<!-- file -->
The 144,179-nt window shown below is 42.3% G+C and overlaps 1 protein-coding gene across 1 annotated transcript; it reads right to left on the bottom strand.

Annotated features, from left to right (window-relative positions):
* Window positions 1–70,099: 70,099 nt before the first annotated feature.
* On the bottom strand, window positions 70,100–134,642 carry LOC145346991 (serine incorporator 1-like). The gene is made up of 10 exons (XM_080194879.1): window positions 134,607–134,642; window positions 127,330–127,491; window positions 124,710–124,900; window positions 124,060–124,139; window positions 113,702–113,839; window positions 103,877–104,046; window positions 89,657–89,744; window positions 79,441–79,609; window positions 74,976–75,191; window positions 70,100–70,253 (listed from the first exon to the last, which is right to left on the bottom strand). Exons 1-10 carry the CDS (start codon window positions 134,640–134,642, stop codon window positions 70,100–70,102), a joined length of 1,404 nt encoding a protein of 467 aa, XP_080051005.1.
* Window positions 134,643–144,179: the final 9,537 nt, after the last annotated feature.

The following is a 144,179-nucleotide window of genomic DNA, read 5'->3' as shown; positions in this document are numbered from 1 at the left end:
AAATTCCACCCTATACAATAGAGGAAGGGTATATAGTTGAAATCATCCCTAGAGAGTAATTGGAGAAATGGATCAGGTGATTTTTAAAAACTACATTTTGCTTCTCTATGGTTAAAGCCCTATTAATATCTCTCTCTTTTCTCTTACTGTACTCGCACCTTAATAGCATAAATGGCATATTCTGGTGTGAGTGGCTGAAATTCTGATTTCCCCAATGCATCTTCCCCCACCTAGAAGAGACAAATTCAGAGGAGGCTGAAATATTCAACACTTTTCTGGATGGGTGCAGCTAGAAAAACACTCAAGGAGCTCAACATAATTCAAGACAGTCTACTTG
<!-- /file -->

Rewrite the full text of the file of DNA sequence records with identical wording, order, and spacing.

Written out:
The 144,179-nt window shown below is 42.3% G+C and overlaps 1 protein-coding gene across 1 annotated transcript; it reads right to left on the bottom strand.

Annotated features, from left to right (window-relative positions):
* Window positions 1–70,099: 70,099 nt before the first annotated feature.
* On the bottom strand, window positions 70,100–134,642 carry LOC145346991 (serine incorporator 1-like). The gene is made up of 10 exons (XM_080194879.1): window positions 134,607–134,642; window positions 127,330–127,491; window positions 124,710–124,900; window positions 124,060–124,139; window positions 113,702–113,839; window positions 103,877–104,046; window positions 89,657–89,744; window positions 79,441–79,609; window positions 74,976–75,191; window positions 70,100–70,253 (listed from the first exon to the last, which is right to left on the bottom strand). Exons 1-10 carry the CDS (start codon window positions 134,640–134,642, stop codon window positions 70,100–70,102), a joined length of 1,404 nt encoding a protein of 467 aa, XP_080051005.1.
* Window positions 134,643–144,179: the final 9,537 nt, after the last annotated feature.

The following is a 144,179-nucleotide window of genomic DNA, read 5'->3' as shown; positions in this document are numbered from 1 at the left end:
AAATTCCACCCTATACAATAGAGGAAGGGTATATAGTTGAAATCATCCCTAGAGAGTAATTGGAGAAATGGATCAGGTGATTTTTAAAAACTACATTTTGCTTCTCTATGGTTAAAGCCCTATTAATATCTCTCTCTTTTCTCTTACTGTACTCGCACCTTAATAGCATAAATGGCATATTCTGGTGTGAGTGGCTGAAATTCTGATTTCCCCAATGCATCTTCCCCCACCTAGAAGAGACAAATTCAGAGGAGGCTGAAATATTCAACACTTTTCTGGATGGGTGCAGCTAGAAAAACACTCAAGGAGCTCAACATAATTCAAGACAGTCTACTTG